There is a very funny movie from 1944 in which two elderly ladies put lonely elderly men out of their misery by giving them elderberry wine laced with arsenic. The movie, which stars Cary Grant, is called Arsenic and Old Lace and was based on a play by the same name. Amy Archer-Gilligan, possibly America’s most prolific female serial killer, was the real life inspiration for the story.
She was born Amy Duggan in October of 1873 in the town of Milton, Connecticut. The eighth of ten children, she had a perfectly normal childhood for the time.
In 1897 she married James Archer with whom she had a daughter named Mary. The Archers were hired to care for an elderly widower named John Seymour. When he died three years later, his heirs decided to convert his house into a nursing home and asked the Archers to stay on as caretakers. It was called Sister Amy’s Nursing Home for the Elderly.
A few years later the Seymour family decided to sell the house and the Archers moved to Milton, Connecticut where they opened the Archer Home for the Elderly and Infirmed.
James Archer died in 1910, supposedly of natural causes but Amy had taken out a life insurance policy on him three weeks earlier.
In 1913 Amy married wealthy widower Michael Gilligan. He died three months later leaving his wealth to her in what was later proven to be a forged will.
Between 1907 and 1917, there were about 60 deaths at the nursing home and the rate of deaths seemed to be accelerating. This caught the attention of Nellie Pierce, the sister of one of the deceased. She found some letters written just before her brother’s death in which Archer-Gilligan had tried to get some money from him. And her brother was not the only one who had died shortly after giving her money. Pierce went to the district attorney who ignored her. She took her story to the Hartford Courant which published her information.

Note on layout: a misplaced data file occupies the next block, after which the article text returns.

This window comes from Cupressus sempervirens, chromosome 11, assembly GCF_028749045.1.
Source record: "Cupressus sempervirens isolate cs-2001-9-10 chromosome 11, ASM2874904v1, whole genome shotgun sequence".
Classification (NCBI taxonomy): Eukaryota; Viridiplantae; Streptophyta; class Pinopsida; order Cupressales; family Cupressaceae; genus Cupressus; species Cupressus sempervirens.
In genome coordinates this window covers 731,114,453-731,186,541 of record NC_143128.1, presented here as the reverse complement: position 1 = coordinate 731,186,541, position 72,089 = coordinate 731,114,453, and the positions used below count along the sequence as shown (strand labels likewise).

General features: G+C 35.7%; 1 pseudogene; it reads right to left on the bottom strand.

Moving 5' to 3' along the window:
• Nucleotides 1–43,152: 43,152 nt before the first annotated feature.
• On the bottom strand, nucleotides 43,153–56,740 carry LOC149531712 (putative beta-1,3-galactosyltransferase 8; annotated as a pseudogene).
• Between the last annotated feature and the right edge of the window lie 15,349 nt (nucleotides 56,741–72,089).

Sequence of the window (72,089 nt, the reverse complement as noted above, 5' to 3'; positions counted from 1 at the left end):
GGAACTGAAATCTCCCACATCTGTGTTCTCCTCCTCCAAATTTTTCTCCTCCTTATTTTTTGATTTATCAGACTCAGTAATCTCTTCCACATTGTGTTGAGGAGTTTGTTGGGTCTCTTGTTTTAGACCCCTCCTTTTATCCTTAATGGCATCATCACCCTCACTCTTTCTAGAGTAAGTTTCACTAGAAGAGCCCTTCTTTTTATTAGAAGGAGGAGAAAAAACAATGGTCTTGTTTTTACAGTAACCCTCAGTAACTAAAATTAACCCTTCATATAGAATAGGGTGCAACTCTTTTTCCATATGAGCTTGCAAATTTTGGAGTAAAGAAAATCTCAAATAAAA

An order was given to exhume the bodies of both husbands and five of her patients. It was determined that they had died from arsenic poisoning.
Archer-Gilligan was arrested and tried on five counts of murder. It was later dropped to one count, the murder of Franklin Andrews. The trial took four weeks but the jury only took four hours to come to a decision. Archer-Gilligan was convicted and sentenced to death by hanging. She appealed the conviction claim insanity but pled guilty to second degree murder and was sentenced to life imprisonment.
In 1924 it was ruled that she had been temporarily insane and she was transferred to the Connecticut Hospital for the Insane where she remained until her death on 23 Apr 1962. All of the records concerning her imprisonment and treatment remain sealed.
The house where all this took place still stands. It has been turned into individual apartments.
Text © 2017 Gary J. Sibio. All rights reserved.
Image is in the public domain.